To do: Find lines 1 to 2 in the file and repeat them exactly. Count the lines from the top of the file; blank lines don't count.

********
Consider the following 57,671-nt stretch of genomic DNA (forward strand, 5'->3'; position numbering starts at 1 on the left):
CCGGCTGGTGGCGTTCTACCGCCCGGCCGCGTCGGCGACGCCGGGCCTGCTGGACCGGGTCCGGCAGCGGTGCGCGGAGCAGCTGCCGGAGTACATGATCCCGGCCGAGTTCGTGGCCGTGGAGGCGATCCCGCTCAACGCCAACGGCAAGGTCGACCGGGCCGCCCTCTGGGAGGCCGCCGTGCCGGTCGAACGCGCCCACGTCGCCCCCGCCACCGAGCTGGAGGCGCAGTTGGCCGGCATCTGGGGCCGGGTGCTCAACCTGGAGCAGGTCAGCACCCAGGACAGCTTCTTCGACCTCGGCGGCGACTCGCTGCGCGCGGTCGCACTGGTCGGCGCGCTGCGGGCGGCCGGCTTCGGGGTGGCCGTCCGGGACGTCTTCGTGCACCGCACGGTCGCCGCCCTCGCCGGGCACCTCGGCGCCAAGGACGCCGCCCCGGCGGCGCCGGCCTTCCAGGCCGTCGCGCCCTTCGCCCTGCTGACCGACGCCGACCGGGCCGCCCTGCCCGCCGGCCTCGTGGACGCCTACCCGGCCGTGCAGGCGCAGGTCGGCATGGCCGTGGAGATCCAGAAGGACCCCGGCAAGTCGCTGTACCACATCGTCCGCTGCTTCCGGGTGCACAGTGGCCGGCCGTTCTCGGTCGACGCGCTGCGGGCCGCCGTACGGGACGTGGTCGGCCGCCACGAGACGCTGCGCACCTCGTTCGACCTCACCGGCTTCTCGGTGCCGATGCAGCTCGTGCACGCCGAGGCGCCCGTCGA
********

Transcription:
Consider the following 57,671-nt stretch of genomic DNA (forward strand, 5'->3'; position numbering starts at 1 on the left):
CCGGCTGGTGGCGTTCTACCGCCCGGCCGCGTCGGCGACGCCGGGCCTGCTGGACCGGGTCCGGCAGCGGTGCGCGGAGCAGCTGCCGGAGTACATGATCCCGGCCGAGTTCGTGGCCGTGGAGGCGATCCCGCTCAACGCCAACGGCAAGGTCGACCGGGCCGCCCTCTGGGAGGCCGCCGTGCCGGTCGAACGCGCCCACGTCGCCCCCGCCACCGAGCTGGAGGCGCAGTTGGCCGGCATCTGGGGCCGGGTGCTCAACCTGGAGCAGGTCAGCACCCAGGACAGCTTCTTCGACCTCGGCGGCGACTCGCTGCGCGCGGTCGCACTGGTCGGCGCGCTGCGGGCGGCCGGCTTCGGGGTGGCCGTCCGGGACGTCTTCGTGCACCGCACGGTCGCCGCCCTCGCCGGGCACCTCGGCGCCAAGGACGCCGCCCCGGCGGCGCCGGCCTTCCAGGCCGTCGCGCCCTTCGCCCTGCTGACCGACGCCGACCGGGCCGCCCTGCCCGCCGGCCTCGTGGACGCCTACCCGGCCGTGCAGGCGCAGGTCGGCATGGCCGTGGAGATCCAGAAGGACCCCGGCAAGTCGCTGTACCACATCGTCCGCTGCTTCCGGGTGCACAGTGGCCGGCCGTTCTCGGTCGACGCGCTGCGGGCCGCCGTACGGGACGTGGTCGGCCGCCACGAGACGCTGCGCACCTCGTTCGACCTCACCGGCTTCTCGGTGCCGATGCAGCTCGTGCACGCCGAGGCGCCCGTCGA